Digital sunshine: Amazon Music and their plans for summer
It might seem a little nonsensical - with the biting winds and driving rain outside - but in some quarters, thoughts are already turning towards summer. Hence, here I am in one of Soho's hidden courtyards for Amazon's Summer Wish List, showcasing a variety of wares for the hopefully warmer months. As tempting as the lawnmowers and saddle boxes are, I am here for the music - both live and upcoming.
Andy Lightfoot, the music manager of Amazon's MP3 store, explained what the company has planned for this year. As one of the industry's biggest online outlets, Amazon are in an almost unique position of straddling both the old school physical product world, and this new-fangled digital malarkey. Nevertheless, Andy sees himself less a sales manager and more an editor, able to help steer musical tastes and act as a champion for artists, a prospect that quite obviously excites him.
The advantage Amazon has over print is the capacity to offer listeners the chance to make up their own mind, rather than read the conjecture of a select few. Starting with the Artist Lounge last year, and now expanding to #NewFor2014 to cater for new and emerging artists, Amazon are picking roughly 12 acts every month and giving away free tracks and videos to tie in with upcoming releases - often their first proper release. You can read all the hype and information going, but there is nothing quite as powerful, or dangerous, as instantly being able to listen and then promptly buy the artist's latest single, EP or album, all from one page.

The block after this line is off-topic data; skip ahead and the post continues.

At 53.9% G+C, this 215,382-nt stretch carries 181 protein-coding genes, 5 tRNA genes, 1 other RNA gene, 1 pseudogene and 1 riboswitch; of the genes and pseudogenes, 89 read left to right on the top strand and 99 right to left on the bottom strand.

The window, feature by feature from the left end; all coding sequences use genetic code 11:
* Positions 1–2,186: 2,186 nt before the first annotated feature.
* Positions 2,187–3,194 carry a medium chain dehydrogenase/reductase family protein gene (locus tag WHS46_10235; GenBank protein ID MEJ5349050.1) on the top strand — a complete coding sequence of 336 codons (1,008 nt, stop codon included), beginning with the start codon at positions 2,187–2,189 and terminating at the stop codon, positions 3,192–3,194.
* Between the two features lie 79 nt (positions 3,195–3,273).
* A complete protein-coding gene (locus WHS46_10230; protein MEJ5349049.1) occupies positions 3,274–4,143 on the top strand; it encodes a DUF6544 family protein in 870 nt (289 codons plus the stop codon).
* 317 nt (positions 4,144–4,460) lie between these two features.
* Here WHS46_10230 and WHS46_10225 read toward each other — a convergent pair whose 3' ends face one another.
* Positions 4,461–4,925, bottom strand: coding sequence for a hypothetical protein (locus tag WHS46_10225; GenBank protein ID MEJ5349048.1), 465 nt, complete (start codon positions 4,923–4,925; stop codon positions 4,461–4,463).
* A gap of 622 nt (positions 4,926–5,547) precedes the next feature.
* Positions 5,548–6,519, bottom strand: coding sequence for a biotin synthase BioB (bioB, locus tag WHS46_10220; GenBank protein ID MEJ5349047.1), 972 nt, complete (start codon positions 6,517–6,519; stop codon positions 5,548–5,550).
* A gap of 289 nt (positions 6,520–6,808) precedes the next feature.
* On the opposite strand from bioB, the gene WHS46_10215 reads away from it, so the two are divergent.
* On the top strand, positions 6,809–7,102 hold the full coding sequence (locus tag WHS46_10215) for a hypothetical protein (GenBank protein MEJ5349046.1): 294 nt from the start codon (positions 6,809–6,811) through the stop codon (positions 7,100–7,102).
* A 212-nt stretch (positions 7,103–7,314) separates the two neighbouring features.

In an industry so short-sighted it sometimes defies belief, this gives smaller acts a chance to make more of an impact. Using Lady Gaga's recent album as an example of how ruthless the top bods can be if a record doesn't meet expectations in just a single week, Andy explains that by working with smaller and independent labels, he hopes the whole month-long approach can provide impact the sometimes meagre marketing budgets can't manage. As an approach, it certainly sounds worthwhile and will surely do nothing but good for the chosen few. Time will tell if Amazon can jump ahead of the curve or merely follow it (*cough* BBC Sounds lists *cough*).
The live segment of the afternoon is a collection of 15 minute sets from a few of the acts being lined up for future months. It is a tough gig today, playing to an audience of beanbags, exercise bikes and those in search of a cup of tea. First up are Mausi and their haunting electro pop, as is all the rage of late. Lead vocalist Daisy has a good voice, fragile but filled with emotion. Each song builds nicely to a fulfilling climax and avoids drifting off into nothingness as many contempories do, but there is a fear they will just be another one of these synth pop bands that fill the background of the scene without ever having enough to stand out.
Singer-songwriters are a dime-a-dozen and universally fail to grab my interest. Nick Mulvey does at least manage to add a twist to the genre, incorporating some impressive Spanish influence into his guitar playing. A smooth and soothing voice, it is his fingers that prove the most mesmerising as they appear to dance over the fretboard, a refined and restrained tango that has flair without being showy.
The third act I catch really are something very different. Again taking on the current trend for dreamy, delicate pop, Thumpers do it with one guitar and five voices. The weaving of all the vocal harmonies is beautiful and uplifting, whilst the odd hint of a darker undercurrent is thrilling. It is rare to see pop music really trying to be unique, and whereas most bands merely harmonise, all five vocalists have their own separate identities and roles, creating their own diversions to fill the space and bring the song to life.
To keep up to date with Amazon's monthly musical highlights, follow Amazon Music UK over on Twitter.